Placing your rental property in the care of a property management company helps you make the most of your time and investment. But before you make a commitment to an organization, interview them with regard to how they handle both the day-to-day and infrequent issues associated with managing residential rentals, like the following:
Questions to Ask Property Management Companies
1. How large is your company and what is its focus?
Although size isn’t a determinant of the quality of the services a real estate group offers, it could indicate where they assign their priorities.
An agency or brokerage whose practice is primarily focused on selling real estate might regard property management as a secondary activity. It’s important to learn before signing with a real estate agency, how much energy and effort they devote to their rental management services. They may disclose how many properties they service, and tell you how many managers they have on staff strictly for management services.
2. Are you licensed and bonded?
In most states, real estate agencies must be bonded before they can sell homes, and while it may not be required by individual state law, most agencies only hire licensed agents to work as rental agents, even in multi-family leasing. A bona fide real estate agency must have a surety bond, whether they hold it themselves or their designated broker does. Make sure that these legal and financial protections are in place before you sign.
3. Do you offer a menu of services?
Before making a commitment to a particular management group, learn what their services include and what the fees associated with them are. Some agencies provide management services that include all advertising and lease-up transactions to every aspect of maintenance.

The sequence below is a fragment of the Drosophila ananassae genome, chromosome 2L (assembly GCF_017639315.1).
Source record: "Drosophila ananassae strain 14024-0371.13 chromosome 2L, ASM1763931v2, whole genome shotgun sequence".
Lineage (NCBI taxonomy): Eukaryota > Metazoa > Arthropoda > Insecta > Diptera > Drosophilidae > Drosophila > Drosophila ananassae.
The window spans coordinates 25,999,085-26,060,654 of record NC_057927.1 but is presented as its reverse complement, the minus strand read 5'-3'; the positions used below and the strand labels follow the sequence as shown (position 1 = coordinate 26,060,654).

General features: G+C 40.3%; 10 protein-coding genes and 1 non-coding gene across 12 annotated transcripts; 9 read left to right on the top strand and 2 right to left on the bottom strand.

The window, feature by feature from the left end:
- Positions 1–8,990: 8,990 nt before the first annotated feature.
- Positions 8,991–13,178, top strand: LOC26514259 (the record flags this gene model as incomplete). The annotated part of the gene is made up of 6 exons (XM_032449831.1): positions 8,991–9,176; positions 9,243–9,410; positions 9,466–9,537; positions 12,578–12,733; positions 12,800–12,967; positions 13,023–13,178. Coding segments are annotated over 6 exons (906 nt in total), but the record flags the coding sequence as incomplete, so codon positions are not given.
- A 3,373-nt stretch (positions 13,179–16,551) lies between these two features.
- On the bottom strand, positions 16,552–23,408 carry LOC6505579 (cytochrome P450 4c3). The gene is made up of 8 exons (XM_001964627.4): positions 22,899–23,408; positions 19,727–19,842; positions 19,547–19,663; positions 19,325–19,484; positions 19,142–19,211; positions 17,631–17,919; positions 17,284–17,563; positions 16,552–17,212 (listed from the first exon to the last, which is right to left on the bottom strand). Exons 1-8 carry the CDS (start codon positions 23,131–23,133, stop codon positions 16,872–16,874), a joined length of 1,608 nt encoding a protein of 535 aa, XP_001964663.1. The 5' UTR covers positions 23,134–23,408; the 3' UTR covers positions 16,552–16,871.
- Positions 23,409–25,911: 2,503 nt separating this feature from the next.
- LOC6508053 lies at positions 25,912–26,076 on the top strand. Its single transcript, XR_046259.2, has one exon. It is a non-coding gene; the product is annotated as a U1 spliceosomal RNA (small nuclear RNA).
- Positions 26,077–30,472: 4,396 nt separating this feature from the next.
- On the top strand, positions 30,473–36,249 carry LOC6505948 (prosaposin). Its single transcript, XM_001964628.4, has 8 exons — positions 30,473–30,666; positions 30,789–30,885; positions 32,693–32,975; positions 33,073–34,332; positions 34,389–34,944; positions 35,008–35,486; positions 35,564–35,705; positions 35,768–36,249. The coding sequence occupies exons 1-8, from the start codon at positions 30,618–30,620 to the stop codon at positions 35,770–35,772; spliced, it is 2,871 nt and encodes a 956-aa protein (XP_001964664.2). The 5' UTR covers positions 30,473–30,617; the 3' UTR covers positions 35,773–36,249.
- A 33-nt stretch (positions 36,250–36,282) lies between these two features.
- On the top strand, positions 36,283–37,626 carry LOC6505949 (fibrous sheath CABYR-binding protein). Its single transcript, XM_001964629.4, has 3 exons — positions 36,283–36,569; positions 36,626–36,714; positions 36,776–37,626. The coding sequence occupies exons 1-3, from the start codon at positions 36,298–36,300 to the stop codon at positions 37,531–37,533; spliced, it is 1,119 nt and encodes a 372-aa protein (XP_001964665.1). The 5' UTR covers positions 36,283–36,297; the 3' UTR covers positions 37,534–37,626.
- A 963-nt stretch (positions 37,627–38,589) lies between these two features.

Many property owners want the full venue of services, but if you can take care of some things and prefer to, ask if that’s an option.
4. Do you have your own staff for property maintenance and upkeep and when do you use subcontractors?
It's important to learn if the management company has their own staff of qualified trades or if it uses subcontractors. Some repairs and upgrades should or must be done by a licensed contractor or staff member, like HVAC, electrical and plumbing work to either meet local building codes, warranties, or insurance stipulations.
Other improvements, like redecorating, may not require a license, but for your financial protection, insist that any subcontractors they use are covered by a bond and insurance.
The timeliness of repairs also matters because they may be stipulated by local regulations. Whether or not they are, the property management company should have a track record of prompt repairs, especially for HVAC, electrical and plumbing issues.
5. Do you personally show the property to prospective tenants?
Unless you live in a market where the demand for rental homes is extremely high, insist on working with a management group that shows the property in person versus using Wi-Fi electronic keypads for remote access. When an agent personally shows the property, he or she can answer questions, point out advantages and special features about the home that would otherwise go unnoticed.
6. Do you subscribe to credit, employment and background reporting agencies, or run the reports on an ad hoc basis from different vendors?
While it isn’t necessarily a make-or-break issue, a property manager who subscribes to these databases is more apt to carefully screen each applicant than one who doesn’t.
Need help finding a great rental property that will help you earn passive income without all the hassle? Talk to one of our investment specialists to learn how JWB can help you earn passive income through long term real estate investing.